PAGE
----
The biggest problem I see with POD designers is people always wait to see what’s trending or has sold instead of studying the formula (cross niching two hot ideas) and being one of the FIRST to apply the idea to a new space.
So if you see watercolor art sells a lot and so do cats, throw out some unique designs combining both keywords. The algorithm will recommend the art to people who have searched/bought with both sets of keywords.
So many of my best sellers (especially on Merch) were ideas where I crossed niche two winning ideas and no one else was doing it.
This past Christmas, I combined the social distancing theme with a broad term. I was the only shirt out there, but it sold because the algorithm recommended the design to people in both groups AND it was Christmas related. When you target two or more ideas in a shirt, you have lots of opportunity to get found.
Don’t be afraid to be first if the idea makes sense. It can pay off big time.
The fact that you already know both broad topics have sold on items separately, lets you know there will be demand for the combo if you execute well.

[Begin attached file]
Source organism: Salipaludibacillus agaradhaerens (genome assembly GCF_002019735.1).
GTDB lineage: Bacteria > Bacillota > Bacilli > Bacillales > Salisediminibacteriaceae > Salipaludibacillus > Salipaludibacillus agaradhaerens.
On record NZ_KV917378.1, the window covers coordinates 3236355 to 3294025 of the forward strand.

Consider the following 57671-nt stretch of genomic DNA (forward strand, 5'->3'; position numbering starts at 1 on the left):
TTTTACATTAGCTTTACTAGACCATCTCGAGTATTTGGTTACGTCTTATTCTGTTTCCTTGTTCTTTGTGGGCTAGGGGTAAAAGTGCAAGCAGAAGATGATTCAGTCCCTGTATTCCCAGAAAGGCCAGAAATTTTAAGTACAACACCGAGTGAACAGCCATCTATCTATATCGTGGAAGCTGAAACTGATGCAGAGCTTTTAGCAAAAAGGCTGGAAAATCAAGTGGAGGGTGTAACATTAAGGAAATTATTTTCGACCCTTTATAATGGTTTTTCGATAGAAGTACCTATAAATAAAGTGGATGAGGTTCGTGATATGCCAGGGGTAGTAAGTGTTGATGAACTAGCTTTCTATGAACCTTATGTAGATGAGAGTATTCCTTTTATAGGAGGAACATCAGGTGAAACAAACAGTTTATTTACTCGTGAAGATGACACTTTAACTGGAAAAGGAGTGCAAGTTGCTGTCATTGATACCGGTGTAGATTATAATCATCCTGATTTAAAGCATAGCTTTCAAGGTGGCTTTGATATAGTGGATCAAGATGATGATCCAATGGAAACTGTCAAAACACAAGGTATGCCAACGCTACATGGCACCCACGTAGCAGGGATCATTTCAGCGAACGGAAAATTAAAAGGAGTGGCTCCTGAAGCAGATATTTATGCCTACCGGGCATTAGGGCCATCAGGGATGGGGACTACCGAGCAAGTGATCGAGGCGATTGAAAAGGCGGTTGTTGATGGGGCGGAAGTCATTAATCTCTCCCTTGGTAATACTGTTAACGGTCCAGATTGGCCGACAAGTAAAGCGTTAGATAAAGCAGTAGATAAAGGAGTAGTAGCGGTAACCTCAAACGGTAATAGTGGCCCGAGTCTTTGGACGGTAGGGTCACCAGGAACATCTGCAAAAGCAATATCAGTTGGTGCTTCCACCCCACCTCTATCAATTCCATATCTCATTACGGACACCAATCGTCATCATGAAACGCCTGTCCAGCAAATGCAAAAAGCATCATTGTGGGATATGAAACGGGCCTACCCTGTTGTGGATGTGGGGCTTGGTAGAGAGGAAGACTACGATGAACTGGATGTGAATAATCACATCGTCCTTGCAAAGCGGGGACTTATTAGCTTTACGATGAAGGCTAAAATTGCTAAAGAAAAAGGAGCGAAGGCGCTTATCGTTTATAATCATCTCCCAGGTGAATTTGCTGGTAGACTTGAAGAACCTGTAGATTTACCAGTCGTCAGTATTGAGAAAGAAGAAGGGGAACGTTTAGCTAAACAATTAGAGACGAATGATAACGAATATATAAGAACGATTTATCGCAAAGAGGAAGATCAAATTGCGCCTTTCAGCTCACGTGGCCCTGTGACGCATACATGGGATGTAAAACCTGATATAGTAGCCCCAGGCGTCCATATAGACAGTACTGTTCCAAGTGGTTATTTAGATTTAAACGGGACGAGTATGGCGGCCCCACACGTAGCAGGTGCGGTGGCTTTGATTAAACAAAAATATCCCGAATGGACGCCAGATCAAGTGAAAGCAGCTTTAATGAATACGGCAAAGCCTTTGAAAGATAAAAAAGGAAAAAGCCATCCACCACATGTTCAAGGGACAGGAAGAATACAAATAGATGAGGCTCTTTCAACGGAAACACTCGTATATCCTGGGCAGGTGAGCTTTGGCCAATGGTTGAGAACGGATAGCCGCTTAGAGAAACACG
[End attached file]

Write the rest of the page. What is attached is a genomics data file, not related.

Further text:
People won’t find your idea by typing in your new idea combo because they don’t it exists. They find your shirt by typing in keywords that have been used before.
So let’s say you combine social distance + valentine’s Day + love on one shirt. The keywords you use to describe the design will help it get recommended and ranked based on what people have bought and searched for before.
Hope that makes sense!
Ah I get it now, thank you for your helpful reply Lisa. So if I created (for example) a ‘dinosaur reading’ shirt… it would be recommended to people who have searched the two keywords ‘dinosaur’ and ‘reading’ separately.